An Atheist “Encourages” Bible Reading
On the surface, an editorial entitled “Why I want all our children to read the King James Bible,” might sound like a good thing. But if the writer behind this bit of seeming encouragement is the noted atheist Richard Dawkins, the reader may want to exercise a certain amount of skepticism as to his motive. Dawkins was prompted to write the article for the British paper The Guardian in response to a proposed plan by the British Secretary of Education, Michael Grove, which would put a King James Bible in every state school in Britain. To sum up Grove’s reasoning for such a plan is best stated in his own words: “The King James Bible has had a profound impact on our culture.”
Dawkins used this proposal (to place a Bible in all the country’s schools) as an occasion to do his customary caustic critique of things sacred. Why, then, would Dawkins want children (or anyone) to read the Bible? His answer: “People who do not know the Bible well have been galled into thinking it is a good guide to morality… The surest way to disabuse yourself of this pernicious falsehood is to read the Bible itself.” He refers to the instances in the Old Testament where God’s people were directed to destroy their enemy and, without any attempt to understand God’s purposes, he adds cynically, “Such wonderful moral lessons: all children should be exposed to them.” He then proceeds to make fun of other examples in the Old Testament by putting the worst construction on them, without trying to understand them or to acknowledge that all people have in them the seed of original sin.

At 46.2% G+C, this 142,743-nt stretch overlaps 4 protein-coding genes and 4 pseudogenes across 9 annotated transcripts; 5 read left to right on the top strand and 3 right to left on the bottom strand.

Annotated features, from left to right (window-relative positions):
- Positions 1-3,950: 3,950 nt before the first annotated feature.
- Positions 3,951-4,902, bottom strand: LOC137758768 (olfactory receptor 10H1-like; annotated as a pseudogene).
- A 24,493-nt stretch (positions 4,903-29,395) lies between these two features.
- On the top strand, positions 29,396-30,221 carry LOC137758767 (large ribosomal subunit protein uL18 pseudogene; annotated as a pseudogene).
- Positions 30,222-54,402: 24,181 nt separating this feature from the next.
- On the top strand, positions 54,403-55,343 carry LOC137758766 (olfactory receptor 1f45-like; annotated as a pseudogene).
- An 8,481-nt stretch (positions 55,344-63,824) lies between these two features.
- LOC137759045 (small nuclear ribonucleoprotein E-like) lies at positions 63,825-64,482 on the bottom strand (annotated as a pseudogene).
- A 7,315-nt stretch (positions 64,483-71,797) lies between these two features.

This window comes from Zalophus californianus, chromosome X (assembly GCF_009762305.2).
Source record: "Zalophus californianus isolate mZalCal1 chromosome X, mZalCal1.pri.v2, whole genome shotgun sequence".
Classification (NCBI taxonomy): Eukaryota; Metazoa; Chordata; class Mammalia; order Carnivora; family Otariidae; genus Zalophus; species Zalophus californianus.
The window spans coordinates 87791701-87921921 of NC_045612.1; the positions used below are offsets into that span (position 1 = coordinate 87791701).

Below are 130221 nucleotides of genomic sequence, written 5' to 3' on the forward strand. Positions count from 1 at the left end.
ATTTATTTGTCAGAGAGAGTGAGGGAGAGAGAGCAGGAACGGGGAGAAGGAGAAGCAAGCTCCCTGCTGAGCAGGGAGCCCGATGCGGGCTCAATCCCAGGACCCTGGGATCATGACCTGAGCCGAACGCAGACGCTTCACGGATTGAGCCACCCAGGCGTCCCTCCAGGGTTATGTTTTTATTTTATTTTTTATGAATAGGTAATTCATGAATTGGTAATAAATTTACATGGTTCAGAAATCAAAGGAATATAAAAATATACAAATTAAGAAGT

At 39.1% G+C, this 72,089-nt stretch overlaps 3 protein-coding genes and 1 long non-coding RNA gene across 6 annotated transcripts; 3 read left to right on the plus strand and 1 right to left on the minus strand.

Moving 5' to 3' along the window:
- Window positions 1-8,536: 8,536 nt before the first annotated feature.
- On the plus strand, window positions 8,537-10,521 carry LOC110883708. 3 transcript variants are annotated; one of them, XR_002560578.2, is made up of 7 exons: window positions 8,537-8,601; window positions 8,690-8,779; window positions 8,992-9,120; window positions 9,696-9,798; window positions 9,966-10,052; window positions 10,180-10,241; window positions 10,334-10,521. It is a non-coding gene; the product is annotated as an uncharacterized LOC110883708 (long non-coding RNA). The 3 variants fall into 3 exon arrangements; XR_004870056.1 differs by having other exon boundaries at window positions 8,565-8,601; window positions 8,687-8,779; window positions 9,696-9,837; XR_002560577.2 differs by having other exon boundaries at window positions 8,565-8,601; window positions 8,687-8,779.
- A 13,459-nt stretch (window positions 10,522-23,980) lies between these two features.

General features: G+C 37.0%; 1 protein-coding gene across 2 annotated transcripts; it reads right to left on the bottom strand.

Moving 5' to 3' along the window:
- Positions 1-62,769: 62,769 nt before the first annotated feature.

The New Testament does not escape Dawkins’ vitriol either. Here he touches upon the central doctrine of the Christian faith, that God sent His Son into the world to redeem sinful mankind through His suffering and death. Again, Dawkins dismisses this teaching with characteristic sarcasm: “God, the all powerful creator, capable of moving mountains and of begetting a universe with all the laws of physics, couldn’t find a better way to lift the burden of sin than a blood sacrifice.” He calls the Bible “a great work of literature” but “not a moral book,” and says that young people need to know this. As for his negative comments, he claims they are only the tip of “a very large and very nasty iceberg,” which the young readers presumably will discover for themselves.